The Service of the British Information Commissioner (ICO), a local regulator in the field of protecting personal data, has issued a warning to organizations processing personal identifying information from citizens. The warning highlights the danger of leaks of personal data, particularly in cases involving domestic violence victims, as such violations can put people’s lives under a very real threat.
Over the past 14 months, the ICO has reprimanded seven organizations for violating confidential information storage protocols. The organizations include a law firm, housing association, medical trust, state department, local councils, and police service.
Among the cases identified, four situations involved organizations revealing the safe addresses of domestic violence victims to the accused. In one case, the victim and her family had to be immediately relocated for their safety. Additionally, there were incidents where the personal information of women seeking information about their partners was inadvertently disclosed. Furthermore, the home address of two adopted children was revealed to their native father, who was serving a sentence for raping their mother. Lastly, non-edited reports with confidential information about children in high-risk situations were wrongly sent to the former partners of their mother.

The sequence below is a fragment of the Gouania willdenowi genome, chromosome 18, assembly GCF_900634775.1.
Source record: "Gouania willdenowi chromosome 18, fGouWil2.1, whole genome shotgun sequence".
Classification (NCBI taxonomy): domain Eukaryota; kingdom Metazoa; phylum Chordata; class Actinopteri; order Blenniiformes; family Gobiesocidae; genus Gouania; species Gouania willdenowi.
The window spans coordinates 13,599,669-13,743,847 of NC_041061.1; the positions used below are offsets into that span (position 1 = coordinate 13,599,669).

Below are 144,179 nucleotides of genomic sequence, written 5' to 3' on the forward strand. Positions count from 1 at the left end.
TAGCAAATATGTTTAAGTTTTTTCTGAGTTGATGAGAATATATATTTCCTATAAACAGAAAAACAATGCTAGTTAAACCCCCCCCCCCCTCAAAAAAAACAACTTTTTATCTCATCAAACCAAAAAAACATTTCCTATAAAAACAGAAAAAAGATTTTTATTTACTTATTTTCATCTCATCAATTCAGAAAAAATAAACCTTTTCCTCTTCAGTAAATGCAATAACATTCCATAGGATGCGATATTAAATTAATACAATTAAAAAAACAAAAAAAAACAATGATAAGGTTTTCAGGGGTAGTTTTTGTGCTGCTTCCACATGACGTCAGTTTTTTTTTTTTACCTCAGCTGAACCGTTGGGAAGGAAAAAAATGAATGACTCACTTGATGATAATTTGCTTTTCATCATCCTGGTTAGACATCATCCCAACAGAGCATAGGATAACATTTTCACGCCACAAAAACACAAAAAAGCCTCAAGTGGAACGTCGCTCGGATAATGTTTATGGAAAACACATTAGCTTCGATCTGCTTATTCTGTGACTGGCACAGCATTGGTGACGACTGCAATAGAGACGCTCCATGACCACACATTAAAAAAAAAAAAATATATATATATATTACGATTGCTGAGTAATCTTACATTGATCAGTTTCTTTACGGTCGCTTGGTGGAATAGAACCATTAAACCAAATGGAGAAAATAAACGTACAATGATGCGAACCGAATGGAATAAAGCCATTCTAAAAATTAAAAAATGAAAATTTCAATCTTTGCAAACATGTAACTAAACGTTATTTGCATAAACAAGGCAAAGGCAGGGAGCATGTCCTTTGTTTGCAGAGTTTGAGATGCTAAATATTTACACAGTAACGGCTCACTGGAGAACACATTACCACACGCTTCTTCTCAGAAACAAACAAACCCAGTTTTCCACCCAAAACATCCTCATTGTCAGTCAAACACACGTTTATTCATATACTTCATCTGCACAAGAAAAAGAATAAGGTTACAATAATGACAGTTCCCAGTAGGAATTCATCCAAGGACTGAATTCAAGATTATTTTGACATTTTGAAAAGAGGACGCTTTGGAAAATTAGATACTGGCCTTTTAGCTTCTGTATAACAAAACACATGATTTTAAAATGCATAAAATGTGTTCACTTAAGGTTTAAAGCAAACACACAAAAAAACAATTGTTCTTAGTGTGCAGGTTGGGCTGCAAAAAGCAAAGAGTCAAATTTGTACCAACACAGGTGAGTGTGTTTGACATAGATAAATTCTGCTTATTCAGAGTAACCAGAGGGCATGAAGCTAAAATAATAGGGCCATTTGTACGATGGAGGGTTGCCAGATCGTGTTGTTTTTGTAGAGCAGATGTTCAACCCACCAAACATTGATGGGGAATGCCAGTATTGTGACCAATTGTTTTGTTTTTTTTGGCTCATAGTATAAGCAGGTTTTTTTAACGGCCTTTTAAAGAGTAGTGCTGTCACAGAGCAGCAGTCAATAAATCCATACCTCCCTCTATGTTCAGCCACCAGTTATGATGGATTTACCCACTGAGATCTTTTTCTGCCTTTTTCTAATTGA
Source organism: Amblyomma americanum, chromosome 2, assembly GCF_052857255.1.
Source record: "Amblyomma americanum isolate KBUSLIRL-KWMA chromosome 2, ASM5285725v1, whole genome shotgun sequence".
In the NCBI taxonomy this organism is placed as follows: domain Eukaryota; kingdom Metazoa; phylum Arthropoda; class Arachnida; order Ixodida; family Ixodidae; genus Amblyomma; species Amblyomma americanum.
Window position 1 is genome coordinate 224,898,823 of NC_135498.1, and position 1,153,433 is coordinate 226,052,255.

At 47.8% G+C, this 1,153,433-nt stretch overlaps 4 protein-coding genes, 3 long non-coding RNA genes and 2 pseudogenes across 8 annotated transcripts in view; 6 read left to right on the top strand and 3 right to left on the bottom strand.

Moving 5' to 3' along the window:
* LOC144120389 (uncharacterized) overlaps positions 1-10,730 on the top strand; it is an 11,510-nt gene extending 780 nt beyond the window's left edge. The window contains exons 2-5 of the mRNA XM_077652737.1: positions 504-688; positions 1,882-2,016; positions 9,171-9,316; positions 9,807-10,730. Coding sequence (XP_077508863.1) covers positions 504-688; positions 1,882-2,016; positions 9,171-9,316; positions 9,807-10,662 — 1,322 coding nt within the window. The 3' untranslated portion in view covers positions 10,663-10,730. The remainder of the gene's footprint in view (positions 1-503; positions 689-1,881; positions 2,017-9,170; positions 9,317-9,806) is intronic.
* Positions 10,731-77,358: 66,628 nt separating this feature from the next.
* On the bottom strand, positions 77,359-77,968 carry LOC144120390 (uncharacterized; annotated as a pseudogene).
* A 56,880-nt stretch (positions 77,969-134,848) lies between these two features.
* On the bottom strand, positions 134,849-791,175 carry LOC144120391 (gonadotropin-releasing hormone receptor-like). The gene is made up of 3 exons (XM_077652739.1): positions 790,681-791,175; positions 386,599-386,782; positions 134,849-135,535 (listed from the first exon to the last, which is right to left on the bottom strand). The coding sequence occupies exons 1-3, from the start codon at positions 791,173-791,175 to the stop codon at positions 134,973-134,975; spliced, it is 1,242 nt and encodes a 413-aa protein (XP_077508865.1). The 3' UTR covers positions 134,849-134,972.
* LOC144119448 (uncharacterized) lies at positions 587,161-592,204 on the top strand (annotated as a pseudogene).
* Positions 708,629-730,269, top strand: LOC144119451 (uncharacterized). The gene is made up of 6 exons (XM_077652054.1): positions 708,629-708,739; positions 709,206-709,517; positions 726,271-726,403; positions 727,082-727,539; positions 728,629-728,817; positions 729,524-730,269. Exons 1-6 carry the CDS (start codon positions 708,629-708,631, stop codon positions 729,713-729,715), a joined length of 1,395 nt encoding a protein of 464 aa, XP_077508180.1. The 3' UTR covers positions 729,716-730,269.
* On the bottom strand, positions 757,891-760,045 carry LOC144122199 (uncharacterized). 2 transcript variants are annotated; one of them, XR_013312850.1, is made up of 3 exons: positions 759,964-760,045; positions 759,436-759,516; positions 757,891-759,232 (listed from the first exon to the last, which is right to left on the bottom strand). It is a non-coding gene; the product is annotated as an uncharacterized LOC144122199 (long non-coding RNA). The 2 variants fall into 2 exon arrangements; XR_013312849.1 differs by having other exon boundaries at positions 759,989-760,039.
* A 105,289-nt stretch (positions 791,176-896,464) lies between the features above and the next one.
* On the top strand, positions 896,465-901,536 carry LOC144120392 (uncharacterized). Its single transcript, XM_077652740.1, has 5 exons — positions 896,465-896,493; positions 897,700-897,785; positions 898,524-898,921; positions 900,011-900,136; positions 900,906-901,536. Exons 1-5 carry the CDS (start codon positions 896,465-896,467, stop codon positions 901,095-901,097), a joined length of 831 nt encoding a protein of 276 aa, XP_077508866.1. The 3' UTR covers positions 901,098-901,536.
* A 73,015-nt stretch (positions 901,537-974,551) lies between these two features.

The Information Commissioner’s Office has concluded that the main cause of these violations is the lack of appropriate staff training and the use of unreliable data processing procedures.
Information Commissioner, John Edwards, expressed his concern, stating, “These families sought help to escape violence and ensure safety. However, those they trusted ended up further endangering them.”
Edwards stressed the importance of correctly organizing work with personal data. This includes the implementation of double verification processes by responsible individuals before any transfer, alteration, or disclosure of personal information. Furthermore, it is recommended to restrict access to sensitive information through the use of passwords and access control systems.